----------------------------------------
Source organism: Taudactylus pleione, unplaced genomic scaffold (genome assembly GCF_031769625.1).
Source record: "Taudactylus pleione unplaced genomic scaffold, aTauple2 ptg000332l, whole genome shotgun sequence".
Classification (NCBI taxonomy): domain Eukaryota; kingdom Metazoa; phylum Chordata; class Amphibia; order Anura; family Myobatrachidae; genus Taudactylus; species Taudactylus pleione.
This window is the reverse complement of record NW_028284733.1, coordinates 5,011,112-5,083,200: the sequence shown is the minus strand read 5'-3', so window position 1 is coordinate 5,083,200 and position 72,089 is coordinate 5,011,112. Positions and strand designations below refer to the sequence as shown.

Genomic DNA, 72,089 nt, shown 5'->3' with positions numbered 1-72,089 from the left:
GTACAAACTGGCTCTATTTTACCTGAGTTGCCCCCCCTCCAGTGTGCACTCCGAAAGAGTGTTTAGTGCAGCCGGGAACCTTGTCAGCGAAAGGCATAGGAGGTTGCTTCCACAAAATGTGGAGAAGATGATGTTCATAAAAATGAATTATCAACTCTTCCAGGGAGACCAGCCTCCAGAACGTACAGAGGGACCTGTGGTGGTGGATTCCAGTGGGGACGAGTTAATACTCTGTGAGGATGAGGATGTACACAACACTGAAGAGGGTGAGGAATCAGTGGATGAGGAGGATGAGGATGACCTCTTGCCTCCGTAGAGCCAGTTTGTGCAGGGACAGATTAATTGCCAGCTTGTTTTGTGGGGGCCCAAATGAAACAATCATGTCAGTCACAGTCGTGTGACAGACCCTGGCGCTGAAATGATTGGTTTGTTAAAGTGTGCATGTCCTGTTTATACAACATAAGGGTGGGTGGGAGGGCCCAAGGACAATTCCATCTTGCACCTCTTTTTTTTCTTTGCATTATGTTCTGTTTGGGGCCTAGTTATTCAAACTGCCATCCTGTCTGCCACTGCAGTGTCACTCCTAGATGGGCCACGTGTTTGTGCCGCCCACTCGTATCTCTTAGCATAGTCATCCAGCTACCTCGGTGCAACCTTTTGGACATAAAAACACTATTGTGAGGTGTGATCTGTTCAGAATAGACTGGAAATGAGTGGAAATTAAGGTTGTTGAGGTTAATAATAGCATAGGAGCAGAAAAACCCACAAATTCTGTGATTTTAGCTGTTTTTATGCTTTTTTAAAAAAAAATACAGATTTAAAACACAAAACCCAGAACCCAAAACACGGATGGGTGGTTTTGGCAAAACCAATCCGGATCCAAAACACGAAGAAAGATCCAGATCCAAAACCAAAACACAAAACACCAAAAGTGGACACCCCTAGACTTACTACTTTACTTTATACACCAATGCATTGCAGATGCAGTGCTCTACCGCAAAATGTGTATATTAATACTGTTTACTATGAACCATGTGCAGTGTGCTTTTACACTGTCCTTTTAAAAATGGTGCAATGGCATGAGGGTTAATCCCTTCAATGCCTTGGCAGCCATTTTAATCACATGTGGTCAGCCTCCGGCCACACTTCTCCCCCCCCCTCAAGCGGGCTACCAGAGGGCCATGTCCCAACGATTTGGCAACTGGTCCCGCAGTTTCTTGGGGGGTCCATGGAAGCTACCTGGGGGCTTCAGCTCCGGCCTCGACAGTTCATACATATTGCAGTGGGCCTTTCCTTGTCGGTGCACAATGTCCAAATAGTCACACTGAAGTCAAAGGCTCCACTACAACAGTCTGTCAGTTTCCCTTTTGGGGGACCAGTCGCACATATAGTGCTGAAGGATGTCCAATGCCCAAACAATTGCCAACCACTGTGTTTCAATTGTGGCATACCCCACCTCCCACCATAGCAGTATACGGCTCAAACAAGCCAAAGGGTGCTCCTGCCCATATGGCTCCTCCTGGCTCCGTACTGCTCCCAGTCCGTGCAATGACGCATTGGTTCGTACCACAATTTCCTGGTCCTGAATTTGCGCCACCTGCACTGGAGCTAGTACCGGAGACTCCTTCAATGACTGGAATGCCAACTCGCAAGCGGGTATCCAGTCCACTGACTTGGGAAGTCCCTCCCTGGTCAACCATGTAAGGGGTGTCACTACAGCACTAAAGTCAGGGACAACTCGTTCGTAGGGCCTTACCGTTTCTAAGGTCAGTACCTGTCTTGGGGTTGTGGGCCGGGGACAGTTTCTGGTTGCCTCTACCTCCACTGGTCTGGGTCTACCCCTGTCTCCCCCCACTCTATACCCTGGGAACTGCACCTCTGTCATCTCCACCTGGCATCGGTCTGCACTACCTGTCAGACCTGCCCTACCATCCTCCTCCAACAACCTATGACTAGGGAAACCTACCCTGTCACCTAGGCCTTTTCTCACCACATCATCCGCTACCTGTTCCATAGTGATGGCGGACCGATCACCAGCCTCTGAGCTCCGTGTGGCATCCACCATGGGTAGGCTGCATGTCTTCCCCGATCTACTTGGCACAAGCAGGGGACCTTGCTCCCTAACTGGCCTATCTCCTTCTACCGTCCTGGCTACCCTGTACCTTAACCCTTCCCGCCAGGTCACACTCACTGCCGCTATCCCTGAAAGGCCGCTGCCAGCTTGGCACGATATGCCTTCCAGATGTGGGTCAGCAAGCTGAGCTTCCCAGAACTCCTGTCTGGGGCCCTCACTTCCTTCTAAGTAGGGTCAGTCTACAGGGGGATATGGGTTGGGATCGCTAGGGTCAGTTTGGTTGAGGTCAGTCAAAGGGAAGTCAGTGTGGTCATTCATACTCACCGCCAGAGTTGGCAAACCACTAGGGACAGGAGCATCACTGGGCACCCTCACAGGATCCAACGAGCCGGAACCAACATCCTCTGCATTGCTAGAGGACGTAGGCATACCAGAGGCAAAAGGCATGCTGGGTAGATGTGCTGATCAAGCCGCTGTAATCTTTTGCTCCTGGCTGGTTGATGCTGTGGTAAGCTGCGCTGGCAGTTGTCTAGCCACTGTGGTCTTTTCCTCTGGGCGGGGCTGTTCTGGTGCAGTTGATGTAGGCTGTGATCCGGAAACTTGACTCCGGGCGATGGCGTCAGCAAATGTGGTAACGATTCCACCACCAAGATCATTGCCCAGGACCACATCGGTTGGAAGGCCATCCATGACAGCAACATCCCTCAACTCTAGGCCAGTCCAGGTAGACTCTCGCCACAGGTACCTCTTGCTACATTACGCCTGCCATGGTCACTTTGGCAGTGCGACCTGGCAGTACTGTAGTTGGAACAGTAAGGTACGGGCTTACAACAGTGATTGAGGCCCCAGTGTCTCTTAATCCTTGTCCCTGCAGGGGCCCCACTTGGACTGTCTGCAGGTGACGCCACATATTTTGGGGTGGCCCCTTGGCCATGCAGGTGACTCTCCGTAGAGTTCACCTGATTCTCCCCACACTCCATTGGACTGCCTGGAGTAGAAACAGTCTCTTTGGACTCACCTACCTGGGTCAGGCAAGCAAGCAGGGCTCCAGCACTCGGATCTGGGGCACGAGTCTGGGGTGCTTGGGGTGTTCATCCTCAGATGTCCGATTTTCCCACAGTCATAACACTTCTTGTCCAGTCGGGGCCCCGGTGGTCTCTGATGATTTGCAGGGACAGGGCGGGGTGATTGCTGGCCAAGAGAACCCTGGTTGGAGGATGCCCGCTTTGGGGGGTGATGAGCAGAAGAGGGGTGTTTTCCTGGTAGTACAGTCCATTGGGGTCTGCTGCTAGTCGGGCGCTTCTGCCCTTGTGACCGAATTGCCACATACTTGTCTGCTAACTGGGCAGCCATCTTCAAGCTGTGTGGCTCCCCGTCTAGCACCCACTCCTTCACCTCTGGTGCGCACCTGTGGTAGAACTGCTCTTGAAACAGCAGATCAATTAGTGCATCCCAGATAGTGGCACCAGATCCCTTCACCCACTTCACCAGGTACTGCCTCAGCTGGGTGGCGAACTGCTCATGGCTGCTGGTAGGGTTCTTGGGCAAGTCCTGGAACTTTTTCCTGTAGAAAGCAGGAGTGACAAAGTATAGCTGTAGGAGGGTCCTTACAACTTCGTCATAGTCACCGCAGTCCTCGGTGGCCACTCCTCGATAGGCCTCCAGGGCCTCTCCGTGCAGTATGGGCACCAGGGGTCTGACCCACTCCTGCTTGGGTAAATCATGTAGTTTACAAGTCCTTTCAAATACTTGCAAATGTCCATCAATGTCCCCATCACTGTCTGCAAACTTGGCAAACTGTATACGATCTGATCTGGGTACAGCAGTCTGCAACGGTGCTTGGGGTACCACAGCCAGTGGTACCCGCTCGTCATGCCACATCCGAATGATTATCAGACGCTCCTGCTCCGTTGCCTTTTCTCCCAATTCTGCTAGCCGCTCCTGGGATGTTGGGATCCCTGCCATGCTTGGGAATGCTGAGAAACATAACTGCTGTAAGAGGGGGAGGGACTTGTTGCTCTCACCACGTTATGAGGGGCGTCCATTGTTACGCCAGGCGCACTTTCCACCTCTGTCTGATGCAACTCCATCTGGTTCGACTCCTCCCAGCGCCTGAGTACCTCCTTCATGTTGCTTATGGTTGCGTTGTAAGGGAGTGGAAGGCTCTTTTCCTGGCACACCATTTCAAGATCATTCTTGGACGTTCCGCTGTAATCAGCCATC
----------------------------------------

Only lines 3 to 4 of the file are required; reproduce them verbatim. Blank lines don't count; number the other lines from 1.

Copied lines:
Classification (NCBI taxonomy): domain Eukaryota; kingdom Metazoa; phylum Chordata; class Amphibia; order Anura; family Myobatrachidae; genus Taudactylus; species Taudactylus pleione.
This window is the reverse complement of record NW_028284733.1, coordinates 5,011,112-5,083,200: the sequence shown is the minus strand read 5'-3', so window position 1 is coordinate 5,083,200 and position 72,089 is coordinate 5,011,112. Positions and strand designations below refer to the sequence as shown.